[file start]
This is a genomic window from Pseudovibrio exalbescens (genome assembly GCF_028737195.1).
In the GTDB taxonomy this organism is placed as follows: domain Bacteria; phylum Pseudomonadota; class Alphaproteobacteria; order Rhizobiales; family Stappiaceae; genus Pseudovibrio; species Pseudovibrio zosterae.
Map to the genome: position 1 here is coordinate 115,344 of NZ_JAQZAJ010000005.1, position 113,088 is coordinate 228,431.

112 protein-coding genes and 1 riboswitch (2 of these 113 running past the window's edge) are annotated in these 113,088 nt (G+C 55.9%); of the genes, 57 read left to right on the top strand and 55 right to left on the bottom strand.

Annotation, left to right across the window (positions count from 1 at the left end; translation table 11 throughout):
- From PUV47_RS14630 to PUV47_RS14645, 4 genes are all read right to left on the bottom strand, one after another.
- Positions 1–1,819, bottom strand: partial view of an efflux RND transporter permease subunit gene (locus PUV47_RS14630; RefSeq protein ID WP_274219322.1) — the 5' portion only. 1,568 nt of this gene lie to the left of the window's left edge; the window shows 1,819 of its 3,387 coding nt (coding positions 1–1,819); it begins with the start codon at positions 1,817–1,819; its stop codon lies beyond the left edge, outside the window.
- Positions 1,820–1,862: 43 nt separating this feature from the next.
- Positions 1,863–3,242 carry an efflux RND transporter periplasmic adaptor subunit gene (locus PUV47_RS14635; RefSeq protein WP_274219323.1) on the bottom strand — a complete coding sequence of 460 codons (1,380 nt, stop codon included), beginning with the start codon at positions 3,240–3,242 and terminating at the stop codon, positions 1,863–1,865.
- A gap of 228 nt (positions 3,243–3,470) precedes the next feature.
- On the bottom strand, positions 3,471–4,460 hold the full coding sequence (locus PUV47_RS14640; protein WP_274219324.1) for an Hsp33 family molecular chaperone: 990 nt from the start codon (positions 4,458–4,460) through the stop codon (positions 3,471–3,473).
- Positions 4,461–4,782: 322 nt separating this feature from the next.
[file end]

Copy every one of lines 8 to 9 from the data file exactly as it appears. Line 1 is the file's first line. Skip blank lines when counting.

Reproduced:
- Positions 1,820–1,862: 43 nt separating this feature from the next.
- Positions 1,863–3,242 carry an efflux RND transporter periplasmic adaptor subunit gene (locus PUV47_RS14635; RefSeq protein WP_274219323.1) on the bottom strand — a complete coding sequence of 460 codons (1,380 nt, stop codon included), beginning with the start codon at positions 3,240–3,242 and terminating at the stop codon, positions 1,863–1,865.